Legislators review state's woes
The state legislators who represent Wilton welcomed residents to a town hall-style meeting on Thursday, Oct. 17, to discuss the progress of the Connecticut legislative bodies over the last year.
Sen. Toni Boucher (R-26th District), Rep. Gail Lavielle (R-143), and Rep. Tom O’Dea (R-125) were on hand to answer questions from the audience on a variety of topics, though the conversation was dominated by fiscal policy.
The state’s financial situation is “dire,” said Ms. Boucher while responding to a question on the effects of the federal shutdown on Connecticut. “Our unemployment numbers are the highest in the Northeast, if not in the nation.”
The state’s tax rate is too high, she said, adding that Gov. Dannel Malloy would “not entertain” a Republican-presented alternative budget the GOP believed would solve the deficit problem.
All three representatives said raising taxes on businesses and individuals without expanding the state’s tax base was a dangerous tactic, which would drive out high-income earners and businesses.
“We’re seeing the tax base shrink, but taxes themselves have expanded,” Ms. Lavielle said. “We want to expand the tax base, and to do that, you have to reduce the taxes.”
Responding to a small-business owner who wondered why Connecticut was doing such a lackluster job of attracting businesses, Ms. Lavielle said the problem was multifaceted.
“There are problems in so many areas,” she said. “Connecticut has some of the highest debt services in the country, and some of the highest debts per capita.”
Citing an example of an expanding market, Ms. Boucher spoke on the 3D printing technology companies that are “springing up in Charlotte, N.C.” In the past, she said, Connecticut was able to attract these businesses thanks to its dedication to innovative industries.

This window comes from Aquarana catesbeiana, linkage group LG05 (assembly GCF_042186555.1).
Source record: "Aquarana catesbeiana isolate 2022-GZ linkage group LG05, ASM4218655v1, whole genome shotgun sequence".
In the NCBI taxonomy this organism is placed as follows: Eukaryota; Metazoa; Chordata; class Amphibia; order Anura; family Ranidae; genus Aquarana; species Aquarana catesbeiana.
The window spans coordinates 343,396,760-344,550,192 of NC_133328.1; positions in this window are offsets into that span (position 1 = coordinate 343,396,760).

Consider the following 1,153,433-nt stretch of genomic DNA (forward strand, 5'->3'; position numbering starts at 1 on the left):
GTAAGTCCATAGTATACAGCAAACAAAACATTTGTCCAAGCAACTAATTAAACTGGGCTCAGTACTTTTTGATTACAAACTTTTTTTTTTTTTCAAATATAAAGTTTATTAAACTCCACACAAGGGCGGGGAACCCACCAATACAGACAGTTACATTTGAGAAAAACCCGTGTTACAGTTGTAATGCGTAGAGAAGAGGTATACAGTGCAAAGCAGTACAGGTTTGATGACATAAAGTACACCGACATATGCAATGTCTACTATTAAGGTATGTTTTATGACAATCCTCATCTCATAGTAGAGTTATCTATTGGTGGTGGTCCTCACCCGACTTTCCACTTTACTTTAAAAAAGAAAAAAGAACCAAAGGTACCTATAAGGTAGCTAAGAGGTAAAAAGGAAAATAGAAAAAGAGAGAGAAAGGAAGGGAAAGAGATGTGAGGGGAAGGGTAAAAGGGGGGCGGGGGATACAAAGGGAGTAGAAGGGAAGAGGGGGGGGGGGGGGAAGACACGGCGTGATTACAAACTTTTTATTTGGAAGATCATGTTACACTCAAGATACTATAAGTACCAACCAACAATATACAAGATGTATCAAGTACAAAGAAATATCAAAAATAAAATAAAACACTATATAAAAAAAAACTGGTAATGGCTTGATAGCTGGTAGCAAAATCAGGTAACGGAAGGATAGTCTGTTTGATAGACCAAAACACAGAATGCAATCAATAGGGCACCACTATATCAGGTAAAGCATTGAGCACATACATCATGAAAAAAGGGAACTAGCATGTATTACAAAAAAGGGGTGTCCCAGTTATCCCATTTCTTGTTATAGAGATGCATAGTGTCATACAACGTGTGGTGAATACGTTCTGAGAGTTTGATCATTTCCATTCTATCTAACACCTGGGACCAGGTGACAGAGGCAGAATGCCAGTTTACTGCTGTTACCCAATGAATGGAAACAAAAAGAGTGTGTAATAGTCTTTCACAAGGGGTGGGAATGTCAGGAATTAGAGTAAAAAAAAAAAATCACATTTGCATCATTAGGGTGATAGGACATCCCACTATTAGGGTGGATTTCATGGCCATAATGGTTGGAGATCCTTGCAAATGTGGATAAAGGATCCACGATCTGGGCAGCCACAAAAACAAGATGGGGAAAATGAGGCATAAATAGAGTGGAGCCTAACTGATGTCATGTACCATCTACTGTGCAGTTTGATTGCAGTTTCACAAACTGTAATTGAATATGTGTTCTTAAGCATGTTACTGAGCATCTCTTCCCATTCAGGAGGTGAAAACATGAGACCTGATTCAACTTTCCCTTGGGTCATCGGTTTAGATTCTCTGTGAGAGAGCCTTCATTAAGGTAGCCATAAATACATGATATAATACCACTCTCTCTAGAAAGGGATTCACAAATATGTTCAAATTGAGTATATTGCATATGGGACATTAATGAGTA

“Connecticut used to be the innovation state. It was a pro-business state, and it was structurally sound for business.” Now that innovative tech companies have taken root in North Carolina, Ms. Boucher said, some leaders in that state are calling for the abolition of the state income tax to attract more business.
She agreed with the sentiment of those leaders, telling the audience the state government should “look at the policies that produced the problem” and “cut the income tax in half.”
Ms. Lavielle also addressed the problem of business attractiveness, suggesting that the combination of having the nation’s top 10 business taxes and anti-business legislative decisions such as authorizing paid sick leave for part-time employees and nonprofit employees were a major cause of the problem.
The state senator also noted that one of the largest problems with Connecticut’s economic solvency was pension liabilities.
“Our pensions are funded at 42%,” Ms. Boucher said. “The standard used to be around 85% to 90%.”
The exodus of young people from the state was another point of discussion, with Ms. Boucher lamenting the lack of job growth opportunity for 20-somethings.
“Young people look out and go where there is job growth and opportunity,” something that can’t be found in this state, she said.
Citing both high taxes and lack of opportunity as the reason they leave, Ms. Lavielle said those young people are the wage-earners who are most needed for the state’s economy.
“There is an exodus of a lot of people who have the resources to fix some of the very grave infrastructure concerns in the state,” she said.
There is also a serious social problem in the state revolving around the proportion of people who are retired, compared to wage-earners, the three legislators said. Before 1991, and the implementation of a state income tax, Connecticut had one retiree to every three working persons. Now, Mr. O’Dea said, that proportion has been reversed.
Those retirees who can leave have left the state, he said. But those who cannot afford to leave have remained in the state.
“Why would you be in the worst state to retire in? The only people left will be those who cannot leave,” he said. “We want wealthy seniors with the wealth of knowledge that they have to stay in our state.”